“It’s kind of a dangerous trend where people are in an area with no data or evidence,” WHO chief scientist Dr Soumya Swaminathan said. The comment was made during part of the briefing focused on booster injections.
Canada has yet to approve additional vaccines beyond the first two, but Canadian health jurisdictions have been using the COVID-19 mixed vaccine approach since June 1 and will continue to take that approach as per the Committee. Advisory Vaccination Recommendations (NACI).
NACI updated its second dose guidelines on June 1, 2021. It calls the mixed scenario a “mixed immunization schedule”.
« Emerging evidence indicates that mixed COVID–19 vaccination schedules with viral vector and mRNA with dosing intervals between 4 and 12 weeks have acceptable safety profiles which may be short associated–term increase in systemic reactogenicity, which is potentiallyd with shorter intervals between vaccines, ”the NACI statement read.
In a statement to Daily Hive on Tuesday, Health Canada said this had been done with other vaccines.
“The interchangeability of vaccines is not a new concept. Similar vaccines from different manufacturers are used when vaccine supply or public health programs change. Different vaccine products have been used to complement a series of vaccines against influenza, hepatitis A and others.«
The Ontario Ministry of Health told Daily Hive it will also continue to follow NACI’s recommendations.
“Ontario continues to follow the advice of the National Advisory Committee on Immunization (NACI) which recommends that it is safe to mix vaccines based on studies in the UK, Spain and Germany that have revealed that the vaccine mixture is safe and produces a high level of protection against COVID-19 and its variants.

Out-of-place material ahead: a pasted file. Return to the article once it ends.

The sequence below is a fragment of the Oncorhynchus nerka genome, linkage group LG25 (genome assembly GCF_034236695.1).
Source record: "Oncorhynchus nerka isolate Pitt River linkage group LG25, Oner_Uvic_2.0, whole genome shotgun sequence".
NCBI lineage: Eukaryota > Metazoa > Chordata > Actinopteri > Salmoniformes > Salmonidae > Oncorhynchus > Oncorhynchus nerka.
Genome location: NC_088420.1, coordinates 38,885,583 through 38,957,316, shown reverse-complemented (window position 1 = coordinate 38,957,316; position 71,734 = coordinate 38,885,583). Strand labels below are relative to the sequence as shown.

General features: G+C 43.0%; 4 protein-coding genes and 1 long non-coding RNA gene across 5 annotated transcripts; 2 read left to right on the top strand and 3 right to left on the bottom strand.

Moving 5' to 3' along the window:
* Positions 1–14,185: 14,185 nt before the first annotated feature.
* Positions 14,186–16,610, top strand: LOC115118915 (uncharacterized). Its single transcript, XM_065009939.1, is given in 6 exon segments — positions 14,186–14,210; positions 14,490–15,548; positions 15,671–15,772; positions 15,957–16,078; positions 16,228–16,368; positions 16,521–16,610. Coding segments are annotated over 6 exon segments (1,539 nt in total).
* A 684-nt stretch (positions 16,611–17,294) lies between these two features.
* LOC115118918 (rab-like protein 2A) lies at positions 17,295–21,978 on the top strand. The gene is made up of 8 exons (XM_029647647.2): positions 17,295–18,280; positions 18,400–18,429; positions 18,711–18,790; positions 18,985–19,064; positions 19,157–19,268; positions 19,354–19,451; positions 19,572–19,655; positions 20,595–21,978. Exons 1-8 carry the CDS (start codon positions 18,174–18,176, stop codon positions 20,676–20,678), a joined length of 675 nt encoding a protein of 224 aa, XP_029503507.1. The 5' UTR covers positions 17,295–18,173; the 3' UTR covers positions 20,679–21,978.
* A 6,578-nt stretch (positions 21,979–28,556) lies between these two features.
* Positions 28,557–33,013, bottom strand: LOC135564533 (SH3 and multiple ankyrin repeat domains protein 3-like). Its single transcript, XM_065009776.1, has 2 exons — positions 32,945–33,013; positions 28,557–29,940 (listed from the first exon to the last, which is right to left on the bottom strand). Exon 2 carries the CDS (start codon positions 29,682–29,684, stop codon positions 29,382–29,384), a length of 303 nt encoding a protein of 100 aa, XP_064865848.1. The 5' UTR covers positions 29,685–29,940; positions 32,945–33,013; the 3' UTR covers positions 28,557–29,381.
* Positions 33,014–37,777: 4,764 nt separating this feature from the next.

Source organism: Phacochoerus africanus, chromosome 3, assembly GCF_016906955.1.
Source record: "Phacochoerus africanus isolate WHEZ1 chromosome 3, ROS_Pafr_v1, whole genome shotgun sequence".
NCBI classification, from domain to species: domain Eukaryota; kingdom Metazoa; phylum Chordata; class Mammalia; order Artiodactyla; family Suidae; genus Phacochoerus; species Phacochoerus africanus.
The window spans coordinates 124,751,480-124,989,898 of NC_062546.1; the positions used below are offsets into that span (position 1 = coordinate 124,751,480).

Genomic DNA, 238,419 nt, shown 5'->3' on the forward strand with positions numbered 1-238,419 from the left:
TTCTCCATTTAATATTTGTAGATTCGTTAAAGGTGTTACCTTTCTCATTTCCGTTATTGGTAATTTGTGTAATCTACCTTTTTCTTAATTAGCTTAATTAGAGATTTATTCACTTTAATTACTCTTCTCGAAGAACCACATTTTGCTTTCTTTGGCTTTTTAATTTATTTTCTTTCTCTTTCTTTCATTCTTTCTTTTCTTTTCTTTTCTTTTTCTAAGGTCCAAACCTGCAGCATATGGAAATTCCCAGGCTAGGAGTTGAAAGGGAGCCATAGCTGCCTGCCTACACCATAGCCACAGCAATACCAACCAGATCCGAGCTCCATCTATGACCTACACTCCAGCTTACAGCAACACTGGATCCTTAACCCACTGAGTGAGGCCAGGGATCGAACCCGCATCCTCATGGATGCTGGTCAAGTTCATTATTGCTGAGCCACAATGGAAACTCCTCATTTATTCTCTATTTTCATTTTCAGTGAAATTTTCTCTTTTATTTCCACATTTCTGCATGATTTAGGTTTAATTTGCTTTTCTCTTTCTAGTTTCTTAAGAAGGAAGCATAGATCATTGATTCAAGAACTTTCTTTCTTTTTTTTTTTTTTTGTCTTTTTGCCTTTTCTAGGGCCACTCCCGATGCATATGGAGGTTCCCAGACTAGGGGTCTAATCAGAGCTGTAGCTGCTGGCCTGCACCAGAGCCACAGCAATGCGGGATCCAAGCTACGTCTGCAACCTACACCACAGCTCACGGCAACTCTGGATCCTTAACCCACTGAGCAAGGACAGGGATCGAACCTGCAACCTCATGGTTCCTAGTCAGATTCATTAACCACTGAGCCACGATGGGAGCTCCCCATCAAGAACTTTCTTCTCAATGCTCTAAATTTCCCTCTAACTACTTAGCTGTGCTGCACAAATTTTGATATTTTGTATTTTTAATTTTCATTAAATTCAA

“The mixture of mRNA vaccines (Pfizer and Moderna), as well as the mixture of AstraZeneca and an mRNA vaccine, is safe, effective and allows more Ontarians to receive their second dose sooner,” said they added.
British Columbia health officials also released a similar statement to Daily Hive, saying the approach is working, but they will continue to monitor progress.
“The BC Public Health Unit collects and monitors data on a regular basis as the province’s immunization program progresses. Other countries are also taking this approach. We are closely monitoring how vaccines work here in British Columbia and around the world, and to date all vaccines have been shown to be very effective in slowing the spread of COVID-19 and reducing new cases and outbreaks. “
Dr Swaminathan then reiterated his statement on Twitter.
Individuals should not decide for themselves, public health agencies can, based on the available data. Data from mix and match studies of different vaccines are awaited – both immunogenicity and safety should be assessed https://t.co/3pdYj4LUdz
– Soumya Swaminathan (@doctorsoumya) July 12, 2021